Most of the posts on this page are accounts of my personal struggles with mental health issues. Today though, I want to take a moment to tell the story of another group of people. Police.
According to the nonprofit Blue H.E.L.P, 165 police officers took their own lives in 2018, more than all line-of-duty deaths combined. So far in 2019, 72 have died by suicide. In Chicago, where I work, 6 officers had committed suicide within the previous 8 months as of late March.
I’ve never worn a badge. I doubt I’d be very well cut out for that life. But I am very fortunate to know several law enforcement officers. Police have gotten a bad rap in recent years. Yes, there have been some bad actors who unfortunately tarnish their badges with excessive force or racist acts, but most police are incredible people who do a difficult job with grace and compassion, and who simply want to go home to their families at the end of their shift.
They see the worst of humanity. They protect us from it. And often they carry its weight. According to the website policeone.com, less than 10 percent of departments have mental health help programs, despite the fact that police and fire personnel are 5 times more likely than average individuals to suffer from PTSD.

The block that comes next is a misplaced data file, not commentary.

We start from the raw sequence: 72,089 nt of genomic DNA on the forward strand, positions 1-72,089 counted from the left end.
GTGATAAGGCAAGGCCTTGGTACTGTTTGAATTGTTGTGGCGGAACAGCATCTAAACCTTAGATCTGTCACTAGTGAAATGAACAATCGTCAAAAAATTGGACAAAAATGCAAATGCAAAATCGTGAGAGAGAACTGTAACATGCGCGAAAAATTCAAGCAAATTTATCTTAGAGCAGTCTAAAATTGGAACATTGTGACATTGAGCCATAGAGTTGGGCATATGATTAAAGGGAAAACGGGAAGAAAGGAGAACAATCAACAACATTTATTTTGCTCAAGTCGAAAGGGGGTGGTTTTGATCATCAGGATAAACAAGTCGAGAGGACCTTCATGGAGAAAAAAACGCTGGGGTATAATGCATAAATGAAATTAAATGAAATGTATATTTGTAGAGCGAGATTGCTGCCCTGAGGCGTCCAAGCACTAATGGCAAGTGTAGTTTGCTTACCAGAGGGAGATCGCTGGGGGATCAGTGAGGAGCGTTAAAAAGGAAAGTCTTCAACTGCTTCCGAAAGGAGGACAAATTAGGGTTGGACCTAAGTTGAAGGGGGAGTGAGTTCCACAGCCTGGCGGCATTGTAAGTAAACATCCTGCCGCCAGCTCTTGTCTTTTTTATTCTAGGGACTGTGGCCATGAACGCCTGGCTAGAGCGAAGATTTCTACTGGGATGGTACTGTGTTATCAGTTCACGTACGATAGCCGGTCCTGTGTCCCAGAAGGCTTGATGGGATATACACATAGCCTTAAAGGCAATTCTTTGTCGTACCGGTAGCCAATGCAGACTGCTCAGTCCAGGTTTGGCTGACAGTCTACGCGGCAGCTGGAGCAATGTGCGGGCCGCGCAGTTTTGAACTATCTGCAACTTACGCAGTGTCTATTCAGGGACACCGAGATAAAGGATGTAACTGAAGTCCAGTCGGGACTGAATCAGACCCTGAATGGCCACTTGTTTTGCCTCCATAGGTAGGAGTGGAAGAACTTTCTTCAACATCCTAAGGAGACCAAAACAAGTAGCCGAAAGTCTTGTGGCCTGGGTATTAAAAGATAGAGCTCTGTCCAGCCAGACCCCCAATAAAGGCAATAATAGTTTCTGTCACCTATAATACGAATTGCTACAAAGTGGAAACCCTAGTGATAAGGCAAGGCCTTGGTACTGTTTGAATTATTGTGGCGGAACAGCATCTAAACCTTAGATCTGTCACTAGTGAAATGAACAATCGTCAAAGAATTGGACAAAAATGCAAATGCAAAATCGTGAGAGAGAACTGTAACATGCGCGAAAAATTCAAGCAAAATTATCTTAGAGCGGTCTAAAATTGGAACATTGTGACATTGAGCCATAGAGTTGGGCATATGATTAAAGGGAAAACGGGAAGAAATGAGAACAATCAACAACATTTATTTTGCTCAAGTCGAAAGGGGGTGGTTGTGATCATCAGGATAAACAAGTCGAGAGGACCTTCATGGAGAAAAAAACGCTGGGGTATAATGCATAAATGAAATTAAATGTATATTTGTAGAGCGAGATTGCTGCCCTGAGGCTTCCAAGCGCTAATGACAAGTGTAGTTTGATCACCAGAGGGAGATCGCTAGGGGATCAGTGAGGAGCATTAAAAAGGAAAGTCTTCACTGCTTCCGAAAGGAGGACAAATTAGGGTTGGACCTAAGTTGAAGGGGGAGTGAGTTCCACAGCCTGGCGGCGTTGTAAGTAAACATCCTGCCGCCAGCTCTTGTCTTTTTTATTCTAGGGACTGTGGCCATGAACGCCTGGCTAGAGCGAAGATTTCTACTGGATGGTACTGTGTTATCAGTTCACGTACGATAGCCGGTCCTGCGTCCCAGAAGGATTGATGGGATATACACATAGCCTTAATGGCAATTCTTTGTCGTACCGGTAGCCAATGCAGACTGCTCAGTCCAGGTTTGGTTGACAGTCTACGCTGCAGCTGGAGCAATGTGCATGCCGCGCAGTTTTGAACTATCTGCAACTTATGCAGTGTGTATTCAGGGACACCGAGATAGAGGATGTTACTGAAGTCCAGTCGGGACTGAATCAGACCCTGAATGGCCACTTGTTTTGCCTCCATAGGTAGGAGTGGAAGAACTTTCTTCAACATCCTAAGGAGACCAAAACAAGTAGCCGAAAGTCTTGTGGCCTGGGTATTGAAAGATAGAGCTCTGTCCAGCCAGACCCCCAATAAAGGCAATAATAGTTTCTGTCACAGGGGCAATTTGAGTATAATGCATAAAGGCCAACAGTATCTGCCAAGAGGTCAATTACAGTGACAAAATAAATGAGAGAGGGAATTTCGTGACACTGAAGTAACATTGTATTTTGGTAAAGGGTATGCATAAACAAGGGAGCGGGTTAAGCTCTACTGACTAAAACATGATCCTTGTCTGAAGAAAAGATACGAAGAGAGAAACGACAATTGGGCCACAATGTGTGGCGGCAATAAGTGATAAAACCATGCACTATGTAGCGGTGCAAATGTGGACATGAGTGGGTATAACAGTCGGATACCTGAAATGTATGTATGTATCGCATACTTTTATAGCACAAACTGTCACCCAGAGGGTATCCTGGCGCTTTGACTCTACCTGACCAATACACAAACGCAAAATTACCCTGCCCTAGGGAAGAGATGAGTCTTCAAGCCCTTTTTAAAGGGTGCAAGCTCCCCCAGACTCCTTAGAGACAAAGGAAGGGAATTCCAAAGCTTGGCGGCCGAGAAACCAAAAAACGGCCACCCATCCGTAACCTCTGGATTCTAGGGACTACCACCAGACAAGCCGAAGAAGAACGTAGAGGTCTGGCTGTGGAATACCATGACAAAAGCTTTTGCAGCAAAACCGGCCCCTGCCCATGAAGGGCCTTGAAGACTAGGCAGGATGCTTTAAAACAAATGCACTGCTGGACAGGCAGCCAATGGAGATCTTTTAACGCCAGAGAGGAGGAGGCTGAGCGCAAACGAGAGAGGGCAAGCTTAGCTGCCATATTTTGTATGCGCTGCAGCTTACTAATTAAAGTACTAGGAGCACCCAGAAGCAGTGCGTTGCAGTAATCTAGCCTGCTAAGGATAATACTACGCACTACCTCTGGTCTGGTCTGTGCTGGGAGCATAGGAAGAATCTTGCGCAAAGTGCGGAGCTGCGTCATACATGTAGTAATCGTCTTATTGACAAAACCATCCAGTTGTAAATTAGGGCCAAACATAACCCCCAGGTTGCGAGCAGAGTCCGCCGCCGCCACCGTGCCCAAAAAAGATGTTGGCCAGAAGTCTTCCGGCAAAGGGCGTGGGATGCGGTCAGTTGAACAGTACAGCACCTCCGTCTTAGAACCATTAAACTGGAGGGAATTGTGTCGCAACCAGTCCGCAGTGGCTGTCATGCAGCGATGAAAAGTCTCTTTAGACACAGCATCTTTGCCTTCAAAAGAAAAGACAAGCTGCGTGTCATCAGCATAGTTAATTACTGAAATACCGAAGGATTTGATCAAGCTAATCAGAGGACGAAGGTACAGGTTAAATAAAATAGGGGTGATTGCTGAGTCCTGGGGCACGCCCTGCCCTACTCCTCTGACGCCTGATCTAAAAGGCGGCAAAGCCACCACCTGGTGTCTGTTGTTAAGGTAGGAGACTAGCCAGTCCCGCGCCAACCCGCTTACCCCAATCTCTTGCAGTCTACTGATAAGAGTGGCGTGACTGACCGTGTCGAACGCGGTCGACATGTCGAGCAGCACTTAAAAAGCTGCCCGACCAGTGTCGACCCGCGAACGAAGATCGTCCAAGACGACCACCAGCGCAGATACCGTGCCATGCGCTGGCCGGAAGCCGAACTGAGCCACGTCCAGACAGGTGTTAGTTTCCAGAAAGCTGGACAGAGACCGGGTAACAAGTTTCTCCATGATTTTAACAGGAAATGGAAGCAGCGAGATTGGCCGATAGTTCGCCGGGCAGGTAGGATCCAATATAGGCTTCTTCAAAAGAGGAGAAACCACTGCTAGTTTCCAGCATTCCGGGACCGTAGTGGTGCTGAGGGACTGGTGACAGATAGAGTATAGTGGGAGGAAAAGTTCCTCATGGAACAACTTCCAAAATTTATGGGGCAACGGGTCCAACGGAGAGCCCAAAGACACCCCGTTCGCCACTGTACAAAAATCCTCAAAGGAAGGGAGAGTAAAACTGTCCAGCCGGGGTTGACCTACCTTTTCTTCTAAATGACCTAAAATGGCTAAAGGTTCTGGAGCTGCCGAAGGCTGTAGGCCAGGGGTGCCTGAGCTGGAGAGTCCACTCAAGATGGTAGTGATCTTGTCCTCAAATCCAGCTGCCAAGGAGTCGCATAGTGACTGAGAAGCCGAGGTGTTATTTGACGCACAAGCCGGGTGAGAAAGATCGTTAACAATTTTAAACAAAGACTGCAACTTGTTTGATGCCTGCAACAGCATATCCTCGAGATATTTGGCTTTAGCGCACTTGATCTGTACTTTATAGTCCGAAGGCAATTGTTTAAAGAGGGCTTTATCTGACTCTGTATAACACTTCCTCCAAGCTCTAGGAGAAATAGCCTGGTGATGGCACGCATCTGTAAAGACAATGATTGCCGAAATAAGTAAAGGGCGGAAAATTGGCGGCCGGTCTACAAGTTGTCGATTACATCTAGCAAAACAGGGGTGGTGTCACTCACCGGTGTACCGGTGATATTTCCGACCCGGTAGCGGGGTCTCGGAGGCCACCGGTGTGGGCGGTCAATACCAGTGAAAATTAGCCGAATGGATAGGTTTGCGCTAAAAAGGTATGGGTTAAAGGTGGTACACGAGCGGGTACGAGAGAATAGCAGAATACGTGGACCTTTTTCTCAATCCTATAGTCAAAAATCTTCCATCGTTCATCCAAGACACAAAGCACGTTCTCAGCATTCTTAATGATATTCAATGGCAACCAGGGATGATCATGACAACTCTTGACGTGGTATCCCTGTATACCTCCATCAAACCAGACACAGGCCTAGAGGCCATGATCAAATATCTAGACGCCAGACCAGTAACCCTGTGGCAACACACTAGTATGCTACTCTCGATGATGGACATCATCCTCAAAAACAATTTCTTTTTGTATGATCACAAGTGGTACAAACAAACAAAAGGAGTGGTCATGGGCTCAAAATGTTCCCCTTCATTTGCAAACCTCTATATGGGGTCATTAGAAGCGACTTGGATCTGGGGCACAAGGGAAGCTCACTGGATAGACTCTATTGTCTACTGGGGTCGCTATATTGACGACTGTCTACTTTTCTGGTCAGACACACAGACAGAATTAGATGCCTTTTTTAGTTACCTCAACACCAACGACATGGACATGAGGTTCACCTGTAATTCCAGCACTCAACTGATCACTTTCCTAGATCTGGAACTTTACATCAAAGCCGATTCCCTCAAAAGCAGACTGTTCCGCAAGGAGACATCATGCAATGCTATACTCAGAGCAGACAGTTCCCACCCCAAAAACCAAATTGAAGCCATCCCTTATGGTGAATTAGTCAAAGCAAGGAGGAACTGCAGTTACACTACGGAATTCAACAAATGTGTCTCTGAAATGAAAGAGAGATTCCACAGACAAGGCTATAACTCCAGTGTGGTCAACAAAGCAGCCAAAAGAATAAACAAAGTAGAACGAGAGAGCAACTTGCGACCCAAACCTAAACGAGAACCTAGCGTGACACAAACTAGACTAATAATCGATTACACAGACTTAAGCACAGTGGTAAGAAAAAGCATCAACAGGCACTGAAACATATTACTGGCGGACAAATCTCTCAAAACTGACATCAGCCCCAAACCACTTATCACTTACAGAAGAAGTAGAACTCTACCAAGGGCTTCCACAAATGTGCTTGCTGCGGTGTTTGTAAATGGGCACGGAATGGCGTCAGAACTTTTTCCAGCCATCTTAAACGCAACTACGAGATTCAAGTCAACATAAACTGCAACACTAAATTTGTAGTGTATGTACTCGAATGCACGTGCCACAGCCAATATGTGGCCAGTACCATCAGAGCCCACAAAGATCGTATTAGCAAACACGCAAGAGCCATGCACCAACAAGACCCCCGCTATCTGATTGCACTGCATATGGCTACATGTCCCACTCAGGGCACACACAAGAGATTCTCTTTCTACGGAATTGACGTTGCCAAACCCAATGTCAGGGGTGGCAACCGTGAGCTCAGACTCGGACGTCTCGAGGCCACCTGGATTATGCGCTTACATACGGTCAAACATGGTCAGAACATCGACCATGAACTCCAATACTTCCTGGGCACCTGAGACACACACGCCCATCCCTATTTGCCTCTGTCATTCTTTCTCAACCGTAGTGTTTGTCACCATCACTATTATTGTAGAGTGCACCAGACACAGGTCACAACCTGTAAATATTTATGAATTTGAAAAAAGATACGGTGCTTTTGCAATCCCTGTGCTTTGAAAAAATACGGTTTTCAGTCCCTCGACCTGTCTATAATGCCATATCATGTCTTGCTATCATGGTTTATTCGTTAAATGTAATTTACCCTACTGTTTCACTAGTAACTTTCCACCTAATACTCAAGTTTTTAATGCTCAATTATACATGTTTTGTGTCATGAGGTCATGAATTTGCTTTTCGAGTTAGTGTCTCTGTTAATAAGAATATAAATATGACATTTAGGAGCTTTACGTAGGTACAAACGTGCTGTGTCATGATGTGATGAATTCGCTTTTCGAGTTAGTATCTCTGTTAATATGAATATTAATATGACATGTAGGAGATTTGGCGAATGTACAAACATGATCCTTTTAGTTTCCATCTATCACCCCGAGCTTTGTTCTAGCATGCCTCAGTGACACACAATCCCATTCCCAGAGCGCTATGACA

The death of any person is a tragedy, and this is absolutely true of the brave men and women who form the thin blue line between us and the darkness humanity as a whole can offer. And in this day and age, when so many call for police reform, I for one hope that any reform includes mental health assistance for those who bravely answer our calls for help. Yet for those 165 officers who fell last year after taking their own lives, such reform would sadly come too late. And if it comes, it will come too late for one other person as well. Liv Pontin.
Liv worked for the Northamptonshire Police Department in England and was an avid mental health advocate who worked with police forces to raise awareness about mental health and combat the stigma that prevents so many of these officers from seeking help. I didn’t know her, but became aware of her work through social media. She took her own life May 8, 2019. This after a stranger saved her from such a fate in 2017.
Back in 2017, she was about to throw herself in front of a moving train when the train’s driver saw her and blew his horn several times, startling her out of her suicide attempt. She attempted to flee the station, but the driver jumped off the train and caught up to her to make sure she was okay.
So in an age where it is so popular to be critical of those in law enforcement, consider instead saying thank you. Apart from being a decent thing to do, you might just save a life.